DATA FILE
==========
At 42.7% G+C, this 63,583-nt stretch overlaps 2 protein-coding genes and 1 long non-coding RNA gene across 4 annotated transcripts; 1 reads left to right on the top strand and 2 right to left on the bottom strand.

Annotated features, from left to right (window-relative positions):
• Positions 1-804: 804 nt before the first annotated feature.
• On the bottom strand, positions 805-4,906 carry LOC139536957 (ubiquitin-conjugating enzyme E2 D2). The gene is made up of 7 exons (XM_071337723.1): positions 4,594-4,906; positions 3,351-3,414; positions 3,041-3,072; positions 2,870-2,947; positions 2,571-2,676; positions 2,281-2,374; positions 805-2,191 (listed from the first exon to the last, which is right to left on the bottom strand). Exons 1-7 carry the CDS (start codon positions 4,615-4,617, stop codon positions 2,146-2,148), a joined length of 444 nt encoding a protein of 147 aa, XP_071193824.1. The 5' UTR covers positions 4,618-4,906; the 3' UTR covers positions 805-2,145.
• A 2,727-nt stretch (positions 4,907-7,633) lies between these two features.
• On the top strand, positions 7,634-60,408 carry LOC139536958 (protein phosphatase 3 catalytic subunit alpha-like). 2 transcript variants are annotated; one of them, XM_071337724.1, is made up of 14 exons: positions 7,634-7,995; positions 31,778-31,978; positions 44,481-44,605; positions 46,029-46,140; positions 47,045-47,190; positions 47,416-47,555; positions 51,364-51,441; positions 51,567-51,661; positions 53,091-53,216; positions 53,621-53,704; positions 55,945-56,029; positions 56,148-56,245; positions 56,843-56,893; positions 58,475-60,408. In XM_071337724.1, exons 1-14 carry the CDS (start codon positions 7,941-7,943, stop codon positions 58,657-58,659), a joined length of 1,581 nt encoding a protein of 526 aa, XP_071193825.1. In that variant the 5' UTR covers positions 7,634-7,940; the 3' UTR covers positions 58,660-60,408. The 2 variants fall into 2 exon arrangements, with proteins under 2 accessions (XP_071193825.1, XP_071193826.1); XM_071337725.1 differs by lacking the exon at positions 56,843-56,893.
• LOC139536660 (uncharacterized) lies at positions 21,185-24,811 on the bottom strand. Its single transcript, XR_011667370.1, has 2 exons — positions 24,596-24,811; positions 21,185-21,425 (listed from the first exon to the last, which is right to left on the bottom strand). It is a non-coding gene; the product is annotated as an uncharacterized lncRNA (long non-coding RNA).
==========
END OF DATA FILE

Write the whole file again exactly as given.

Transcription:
At 42.7% G+C, this 63,583-nt stretch overlaps 2 protein-coding genes and 1 long non-coding RNA gene across 4 annotated transcripts; 1 reads left to right on the top strand and 2 right to left on the bottom strand.

Annotated features, from left to right (window-relative positions):
• Positions 1-804: 804 nt before the first annotated feature.
• On the bottom strand, positions 805-4,906 carry LOC139536957 (ubiquitin-conjugating enzyme E2 D2). The gene is made up of 7 exons (XM_071337723.1): positions 4,594-4,906; positions 3,351-3,414; positions 3,041-3,072; positions 2,870-2,947; positions 2,571-2,676; positions 2,281-2,374; positions 805-2,191 (listed from the first exon to the last, which is right to left on the bottom strand). Exons 1-7 carry the CDS (start codon positions 4,615-4,617, stop codon positions 2,146-2,148), a joined length of 444 nt encoding a protein of 147 aa, XP_071193824.1. The 5' UTR covers positions 4,618-4,906; the 3' UTR covers positions 805-2,145.
• A 2,727-nt stretch (positions 4,907-7,633) lies between these two features.
• On the top strand, positions 7,634-60,408 carry LOC139536958 (protein phosphatase 3 catalytic subunit alpha-like). 2 transcript variants are annotated; one of them, XM_071337724.1, is made up of 14 exons: positions 7,634-7,995; positions 31,778-31,978; positions 44,481-44,605; positions 46,029-46,140; positions 47,045-47,190; positions 47,416-47,555; positions 51,364-51,441; positions 51,567-51,661; positions 53,091-53,216; positions 53,621-53,704; positions 55,945-56,029; positions 56,148-56,245; positions 56,843-56,893; positions 58,475-60,408. In XM_071337724.1, exons 1-14 carry the CDS (start codon positions 7,941-7,943, stop codon positions 58,657-58,659), a joined length of 1,581 nt encoding a protein of 526 aa, XP_071193825.1. In that variant the 5' UTR covers positions 7,634-7,940; the 3' UTR covers positions 58,660-60,408. The 2 variants fall into 2 exon arrangements, with proteins under 2 accessions (XP_071193825.1, XP_071193826.1); XM_071337725.1 differs by lacking the exon at positions 56,843-56,893.
• LOC139536660 (uncharacterized) lies at positions 21,185-24,811 on the bottom strand. Its single transcript, XR_011667370.1, has 2 exons — positions 24,596-24,811; positions 21,185-21,425 (listed from the first exon to the last, which is right to left on the bottom strand). It is a non-coding gene; the product is annotated as an uncharacterized lncRNA (long non-coding RNA).